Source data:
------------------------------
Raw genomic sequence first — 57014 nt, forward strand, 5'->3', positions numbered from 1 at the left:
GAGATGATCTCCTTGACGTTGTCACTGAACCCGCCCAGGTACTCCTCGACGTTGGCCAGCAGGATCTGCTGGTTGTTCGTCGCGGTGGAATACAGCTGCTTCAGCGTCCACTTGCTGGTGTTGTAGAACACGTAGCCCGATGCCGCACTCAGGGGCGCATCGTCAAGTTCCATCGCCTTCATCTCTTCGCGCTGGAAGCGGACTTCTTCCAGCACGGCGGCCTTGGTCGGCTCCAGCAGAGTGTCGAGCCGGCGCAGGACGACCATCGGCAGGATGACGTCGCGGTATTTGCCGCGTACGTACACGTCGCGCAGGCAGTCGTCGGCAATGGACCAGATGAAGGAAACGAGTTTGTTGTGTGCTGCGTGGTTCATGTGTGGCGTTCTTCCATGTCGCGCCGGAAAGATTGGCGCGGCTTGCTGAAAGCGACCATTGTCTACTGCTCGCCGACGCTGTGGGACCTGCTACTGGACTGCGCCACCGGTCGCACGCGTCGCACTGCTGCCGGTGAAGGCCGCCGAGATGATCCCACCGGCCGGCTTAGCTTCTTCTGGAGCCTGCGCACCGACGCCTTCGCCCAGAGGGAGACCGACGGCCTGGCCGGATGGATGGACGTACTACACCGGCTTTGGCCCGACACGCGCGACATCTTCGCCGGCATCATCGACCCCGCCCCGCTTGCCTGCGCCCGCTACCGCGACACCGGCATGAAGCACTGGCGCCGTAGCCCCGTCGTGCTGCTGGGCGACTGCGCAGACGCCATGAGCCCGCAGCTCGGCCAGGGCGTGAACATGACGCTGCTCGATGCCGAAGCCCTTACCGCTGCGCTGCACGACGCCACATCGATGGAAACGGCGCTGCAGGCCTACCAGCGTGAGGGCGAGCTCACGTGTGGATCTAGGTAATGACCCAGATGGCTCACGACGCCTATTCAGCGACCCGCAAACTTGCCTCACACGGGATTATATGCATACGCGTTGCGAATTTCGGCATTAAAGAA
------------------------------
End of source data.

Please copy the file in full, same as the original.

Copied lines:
Raw genomic sequence first — 57014 nt, forward strand, 5'->3', positions numbered from 1 at the left:
GAGATGATCTCCTTGACGTTGTCACTGAACCCGCCCAGGTACTCCTCGACGTTGGCCAGCAGGATCTGCTGGTTGTTCGTCGCGGTGGAATACAGCTGCTTCAGCGTCCACTTGCTGGTGTTGTAGAACACGTAGCCCGATGCCGCACTCAGGGGCGCATCGTCAAGTTCCATCGCCTTCATCTCTTCGCGCTGGAAGCGGACTTCTTCCAGCACGGCGGCCTTGGTCGGCTCCAGCAGAGTGTCGAGCCGGCGCAGGACGACCATCGGCAGGATGACGTCGCGGTATTTGCCGCGTACGTACACGTCGCGCAGGCAGTCGTCGGCAATGGACCAGATGAAGGAAACGAGTTTGTTGTGTGCTGCGTGGTTCATGTGTGGCGTTCTTCCATGTCGCGCCGGAAAGATTGGCGCGGCTTGCTGAAAGCGACCATTGTCTACTGCTCGCCGACGCTGTGGGACCTGCTACTGGACTGCGCCACCGGTCGCACGCGTCGCACTGCTGCCGGTGAAGGCCGCCGAGATGATCCCACCGGCCGGCTTAGCTTCTTCTGGAGCCTGCGCACCGACGCCTTCGCCCAGAGGGAGACCGACGGCCTGGCCGGATGGATGGACGTACTACACCGGCTTTGGCCCGACACGCGCGACATCTTCGCCGGCATCATCGACCCCGCCCCGCTTGCCTGCGCCCGCTACCGCGACACCGGCATGAAGCACTGGCGCCGTAGCCCCGTCGTGCTGCTGGGCGACTGCGCAGACGCCATGAGCCCGCAGCTCGGCCAGGGCGTGAACATGACGCTGCTCGATGCCGAAGCCCTTACCGCTGCGCTGCACGACGCCACATCGATGGAAACGGCGCTGCAGGCCTACCAGCGTGAGGGCGAGCTCACGTGTGGATCTAGGTAATGACCCAGATGGCTCACGACGCCTATTCAGCGACCCGCAAACTTGCCTCACACGGGATTATATGCATACGCGTTGCGAATTTCGGCATTAAAGAA